Album review: Gill Landry – Love Rides A Dark Horse

GILL LANDRY. Picture: Alysse Gafkjen

GILL LANDRY. Picture: Alysse Gafkjen - Credit: Archant

Landry exposes flimsy, Hollywood-driven expectations with a blues-infused treatise on real life and love

The second solo record for the double Grammy-winner (with his former roots band Old Crow Medicine Show) was inevitably informed by the collapse of his relationship with his ex-fiancée, half penned with only the cold wind and pounding rain of Washington’s North Pacific coast for company, the other half above a friend’s Nashville digs.

Characterising his approach as “purging hard times in song”, this is the essence of the blues but delivered in velvet gloves; a blend of country, folk and Americana thick with hushed intimacy and tattered narratives.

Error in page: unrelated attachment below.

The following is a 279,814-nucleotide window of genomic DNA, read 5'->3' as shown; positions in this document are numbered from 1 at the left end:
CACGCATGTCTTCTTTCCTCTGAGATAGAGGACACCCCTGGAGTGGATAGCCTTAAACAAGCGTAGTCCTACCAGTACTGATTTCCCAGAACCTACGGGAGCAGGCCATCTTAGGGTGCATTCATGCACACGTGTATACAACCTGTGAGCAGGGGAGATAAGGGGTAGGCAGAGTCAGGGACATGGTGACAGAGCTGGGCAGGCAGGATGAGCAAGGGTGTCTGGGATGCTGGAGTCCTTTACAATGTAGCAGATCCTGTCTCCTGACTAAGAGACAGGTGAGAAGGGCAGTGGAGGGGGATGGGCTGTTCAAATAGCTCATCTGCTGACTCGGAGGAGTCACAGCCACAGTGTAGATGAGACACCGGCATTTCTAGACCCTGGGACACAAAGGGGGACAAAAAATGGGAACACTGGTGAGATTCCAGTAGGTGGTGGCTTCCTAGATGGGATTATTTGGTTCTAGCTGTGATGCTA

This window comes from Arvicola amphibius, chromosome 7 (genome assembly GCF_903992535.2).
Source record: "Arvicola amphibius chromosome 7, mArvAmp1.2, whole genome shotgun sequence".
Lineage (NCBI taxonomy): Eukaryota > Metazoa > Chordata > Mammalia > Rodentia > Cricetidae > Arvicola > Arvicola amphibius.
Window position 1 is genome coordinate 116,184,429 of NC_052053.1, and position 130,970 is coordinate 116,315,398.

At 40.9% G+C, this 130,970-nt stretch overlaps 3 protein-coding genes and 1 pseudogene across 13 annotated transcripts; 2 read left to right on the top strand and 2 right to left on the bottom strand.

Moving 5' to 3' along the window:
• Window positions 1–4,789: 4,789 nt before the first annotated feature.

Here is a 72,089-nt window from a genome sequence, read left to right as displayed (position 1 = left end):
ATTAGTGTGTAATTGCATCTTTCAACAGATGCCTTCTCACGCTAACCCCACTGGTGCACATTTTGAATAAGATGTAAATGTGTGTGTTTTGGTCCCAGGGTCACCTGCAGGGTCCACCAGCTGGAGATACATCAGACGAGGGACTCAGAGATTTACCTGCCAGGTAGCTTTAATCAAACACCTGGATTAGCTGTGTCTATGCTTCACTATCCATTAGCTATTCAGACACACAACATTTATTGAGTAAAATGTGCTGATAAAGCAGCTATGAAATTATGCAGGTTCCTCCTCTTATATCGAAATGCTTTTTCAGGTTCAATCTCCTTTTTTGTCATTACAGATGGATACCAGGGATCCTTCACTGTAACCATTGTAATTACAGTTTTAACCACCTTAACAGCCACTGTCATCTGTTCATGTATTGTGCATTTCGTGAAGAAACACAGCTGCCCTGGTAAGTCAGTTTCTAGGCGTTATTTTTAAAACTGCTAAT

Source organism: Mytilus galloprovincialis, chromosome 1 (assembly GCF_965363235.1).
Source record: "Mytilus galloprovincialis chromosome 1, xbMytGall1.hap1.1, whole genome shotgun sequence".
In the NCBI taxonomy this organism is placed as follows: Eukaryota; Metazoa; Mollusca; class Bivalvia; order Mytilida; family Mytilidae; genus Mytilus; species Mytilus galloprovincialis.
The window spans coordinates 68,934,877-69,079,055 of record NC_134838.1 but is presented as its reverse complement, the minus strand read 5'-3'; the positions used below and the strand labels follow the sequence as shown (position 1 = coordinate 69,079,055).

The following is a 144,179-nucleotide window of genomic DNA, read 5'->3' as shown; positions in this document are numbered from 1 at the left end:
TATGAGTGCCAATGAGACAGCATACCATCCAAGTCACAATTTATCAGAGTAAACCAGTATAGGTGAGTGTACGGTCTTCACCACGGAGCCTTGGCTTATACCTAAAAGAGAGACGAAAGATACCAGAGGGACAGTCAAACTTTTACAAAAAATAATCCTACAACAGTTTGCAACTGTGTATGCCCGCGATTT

Flickers of rescue and redemption are cut with sombre reality checks in opener Denver Girls, the evocative fiddle set to a cantering pace. First Aid Kit’s Klara Soderberg is a suitably gentle foil for his warm baritone on the driving Berlin.

Elsewhere the pace, tone and lyrics are engagingly melancholic, from The Woman You Are’s bluesy harmonica solo to Scripted Love, dwelling on how we set ourselves up for failure in love, over soft trumpet and organ.


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A well-rounded, contemplative meditation on modern lives.

Rating: 4/5

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